I’m participating in the Grandmother Power Blogging Campaign created by Tara Sophia Mohr and Paola Gianturco. This post is my little contribution to what has been an abundance of good thinking on grandmothers.
My Grandmother Power story may be a little different, in part because of what power means to me and how I associate it with my grandmothers. It is also because it is Mother’s Day weekend. Over the past few years, the weekend has given me extra pause, and I’m writing with that on my mind.
When I consider how my grandmothers have reflected power, I come to their deep and consistent influence in my life. When I was young, their influence was often practical — listening to how a classmate had hurt my feelings, picking me up from school when my parents were working and I got sick, and so on.
As an adult, their influence has worked on a more spiritual level, even though (or maybe because) they have both died. With one grandmother in particular, my father’s mother, her power has shown up in direct ways. Years after her death, she continues to shape my story.
Mother’s Day and I have had an odd relationship ever since my husband and I discovered that we have unexplained infertility. We started trying to get pregnant in 2009. For about two-and-a-half years we went down the rabbit hole of the many ways to start a family.
Infertility creates a lot of noise. The noise of people and their anxieties and hopes for you, and the theories they offer to troubleshoot your uterus. The look on your parents’ faces when you tell them you’ve been trying for a year, and no matter how many times they ask for a grandchild, it doesn’t change the results. The nurses saying that maybe we just need to “clean the dust bunnies” out of the tubes. The unexpected pain of friends and siblings announcing their pregnancies. The books, the blog posts, the sheer cost of it all.
I had watched friends unravel in the midst of the noise. As much I was anxious about understanding our infertility, I was equally anxious about getting swept away emotionally, physically, and financially in the pursuit of children.
The process of infertility is designed to search for answers about your body. But as the months and years passed, I realized I was seeking clarity about what this meant for my life and my purpose.
I had not grown up convinced I was going to be a mother. I didn’t feel what I’d consider the true rush of wanting to have kids until I met Carl. On our first date, the thought of “I want to have his children” whooshed through my mind, as if my ovaries fell in love with him first.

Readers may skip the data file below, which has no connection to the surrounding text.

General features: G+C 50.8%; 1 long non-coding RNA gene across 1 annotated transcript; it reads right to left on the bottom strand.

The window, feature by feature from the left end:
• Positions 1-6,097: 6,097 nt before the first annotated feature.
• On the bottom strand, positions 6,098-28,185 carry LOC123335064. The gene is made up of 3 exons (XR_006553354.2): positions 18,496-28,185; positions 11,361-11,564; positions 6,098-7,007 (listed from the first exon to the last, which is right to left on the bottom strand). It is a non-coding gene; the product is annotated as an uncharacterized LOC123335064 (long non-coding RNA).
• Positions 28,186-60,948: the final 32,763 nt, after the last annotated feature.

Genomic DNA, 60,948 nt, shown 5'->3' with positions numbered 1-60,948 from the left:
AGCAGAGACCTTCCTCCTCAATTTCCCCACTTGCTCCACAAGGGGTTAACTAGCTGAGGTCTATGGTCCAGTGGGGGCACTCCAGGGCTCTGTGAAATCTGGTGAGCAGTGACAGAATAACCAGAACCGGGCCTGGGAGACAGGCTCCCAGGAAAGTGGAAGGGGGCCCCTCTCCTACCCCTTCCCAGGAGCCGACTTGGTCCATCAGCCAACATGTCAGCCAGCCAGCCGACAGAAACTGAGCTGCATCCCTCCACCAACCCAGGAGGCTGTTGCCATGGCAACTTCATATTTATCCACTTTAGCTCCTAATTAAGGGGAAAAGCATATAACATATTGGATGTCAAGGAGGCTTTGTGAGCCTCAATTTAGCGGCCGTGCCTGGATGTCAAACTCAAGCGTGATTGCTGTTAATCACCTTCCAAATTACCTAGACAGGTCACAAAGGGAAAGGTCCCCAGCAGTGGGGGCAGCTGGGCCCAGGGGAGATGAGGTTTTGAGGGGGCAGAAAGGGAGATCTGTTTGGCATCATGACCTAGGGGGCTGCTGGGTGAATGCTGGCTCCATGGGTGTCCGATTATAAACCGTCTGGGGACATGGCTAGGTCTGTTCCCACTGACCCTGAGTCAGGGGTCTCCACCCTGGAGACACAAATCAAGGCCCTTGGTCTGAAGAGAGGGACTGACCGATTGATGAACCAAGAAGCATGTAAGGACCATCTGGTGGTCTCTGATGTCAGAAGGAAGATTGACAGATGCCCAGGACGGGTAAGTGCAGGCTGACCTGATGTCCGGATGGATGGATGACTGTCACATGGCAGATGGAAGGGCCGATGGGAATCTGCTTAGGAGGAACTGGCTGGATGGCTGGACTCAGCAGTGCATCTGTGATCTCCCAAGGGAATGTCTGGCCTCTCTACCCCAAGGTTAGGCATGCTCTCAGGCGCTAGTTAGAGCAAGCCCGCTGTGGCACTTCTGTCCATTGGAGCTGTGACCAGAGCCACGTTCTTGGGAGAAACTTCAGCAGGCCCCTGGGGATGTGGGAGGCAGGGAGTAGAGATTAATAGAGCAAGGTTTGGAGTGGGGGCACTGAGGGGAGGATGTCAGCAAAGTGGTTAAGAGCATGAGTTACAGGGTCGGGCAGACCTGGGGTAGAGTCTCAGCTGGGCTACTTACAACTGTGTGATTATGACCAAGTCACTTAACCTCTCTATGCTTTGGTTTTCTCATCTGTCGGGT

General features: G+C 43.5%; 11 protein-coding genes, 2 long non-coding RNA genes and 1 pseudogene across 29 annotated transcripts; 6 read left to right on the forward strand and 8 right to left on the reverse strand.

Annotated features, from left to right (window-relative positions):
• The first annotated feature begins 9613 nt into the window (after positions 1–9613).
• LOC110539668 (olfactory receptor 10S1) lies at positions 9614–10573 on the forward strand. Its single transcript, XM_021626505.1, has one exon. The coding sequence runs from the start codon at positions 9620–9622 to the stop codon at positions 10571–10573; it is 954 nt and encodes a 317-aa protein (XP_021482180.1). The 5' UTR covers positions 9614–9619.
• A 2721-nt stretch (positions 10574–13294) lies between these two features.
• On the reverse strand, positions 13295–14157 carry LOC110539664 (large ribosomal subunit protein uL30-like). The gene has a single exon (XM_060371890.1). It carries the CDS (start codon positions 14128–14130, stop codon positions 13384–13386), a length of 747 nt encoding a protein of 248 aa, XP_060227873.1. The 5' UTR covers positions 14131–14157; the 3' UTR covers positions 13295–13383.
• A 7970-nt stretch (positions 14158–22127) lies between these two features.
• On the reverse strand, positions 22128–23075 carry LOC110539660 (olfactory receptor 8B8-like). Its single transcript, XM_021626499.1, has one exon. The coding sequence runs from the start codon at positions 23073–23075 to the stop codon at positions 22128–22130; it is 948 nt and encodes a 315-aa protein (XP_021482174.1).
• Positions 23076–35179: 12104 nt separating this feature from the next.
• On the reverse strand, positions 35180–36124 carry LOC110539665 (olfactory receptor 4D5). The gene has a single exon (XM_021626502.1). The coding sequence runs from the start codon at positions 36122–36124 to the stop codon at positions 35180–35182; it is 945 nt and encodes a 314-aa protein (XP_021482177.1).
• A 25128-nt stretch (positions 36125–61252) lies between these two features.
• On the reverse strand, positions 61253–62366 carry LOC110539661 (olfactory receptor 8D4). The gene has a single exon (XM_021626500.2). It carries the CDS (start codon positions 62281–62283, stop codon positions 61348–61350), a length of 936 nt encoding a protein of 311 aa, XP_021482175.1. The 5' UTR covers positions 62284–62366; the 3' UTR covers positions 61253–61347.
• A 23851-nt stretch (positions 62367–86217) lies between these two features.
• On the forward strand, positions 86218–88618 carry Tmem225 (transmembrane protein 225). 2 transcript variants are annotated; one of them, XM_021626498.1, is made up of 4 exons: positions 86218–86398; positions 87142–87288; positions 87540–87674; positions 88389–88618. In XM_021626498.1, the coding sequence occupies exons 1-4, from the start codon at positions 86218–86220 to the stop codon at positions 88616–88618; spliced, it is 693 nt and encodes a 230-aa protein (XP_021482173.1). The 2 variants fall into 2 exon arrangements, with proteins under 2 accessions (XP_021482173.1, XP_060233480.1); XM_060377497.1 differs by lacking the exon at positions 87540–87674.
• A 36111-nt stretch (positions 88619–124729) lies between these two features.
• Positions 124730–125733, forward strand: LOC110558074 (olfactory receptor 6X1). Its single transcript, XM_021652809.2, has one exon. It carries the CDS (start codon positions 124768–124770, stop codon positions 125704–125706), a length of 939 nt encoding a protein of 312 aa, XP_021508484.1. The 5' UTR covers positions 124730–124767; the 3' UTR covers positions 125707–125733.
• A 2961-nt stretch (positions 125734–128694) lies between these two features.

My sense of parenthood and why it mattered had become tangled up in my love for Carl. This works well when you get pregnant right away. That’s joy. But when your bodies get stubborn, things get confusing fast. We had built a life in anticipation of children. Now what?
At the same time, I was growing uncomfortable with the increasing amount of physical intervention that infertility demanded. I never expected this. I’m a progressive person. I love science. But with every push of dye through my tubes, every Clomid prescription, every blood draw and conversation about hormone hacking, I felt more out of alignment with my body. Like I was holding it hostage until it gave me what I wanted.
In the midst of all this noise, I had one of the most powerful experiences of my grandmother ever. She had passed on Christmas Day in 2003, but this experience about eight years later convinces me that a grandmother’s power does not quit.
She had visited me in dreams once or twice before this. Each time, she had hugged me, talked to me, and then disappeared as soon as we let go of each other. So on a night in the midst of the infertility journey, I was thrilled to find her in one of my dreams.
It was a family reunion at a campsite. I had gone back to our RV, and as I opened the door, I realized she was there waiting for me. Immediately we hugged, and she began talking.
She was talking about the infertility, and she started chuckling in the mildly chiding way she always did as I was growing up. My grandmother had invented the art of the gentle scoff. If my mom said something she didn’t like, she would just chuckle in her way and say, “Oh, Annie.” And we all knew the queen had spoken.
So she had visited me in a dream to gently scoff me about this infertility issue. Because she knew that she knew better than I did. She talked about the process, she hugged me in the way she probably did when I was sick as a child, and in the final moments of the dream, she said: “People try like animals for this. You don’t have to.”
I felt it like a truth I had been stabbing at but missing for months.
She didn’t tell me what to do. She didn’t tell me what was wrong with my body. She didn’t troubleshoot or theorize. Instead, in her grandmother wisdom and her grandmother way, she simply implied that I needed to trust instead of fight.
In many ways, her visit became a turning point in the journey. We began asking what our life would look like if we didn’t have children. We realized how many decisions we had made with a family as the context. And when we took away that context, we found other dreams, like our recent move to San Francisco.
I carry my grandmother’s words with me every day. Whenever I feel unmoored, wondering what the infertility means or getting unexpectedly weepy over a happy family, I return to those words. And I try to trust. I look at the path I’ve taken since hearing her words, and I realize that I can only choose gratitude… for that path and for her.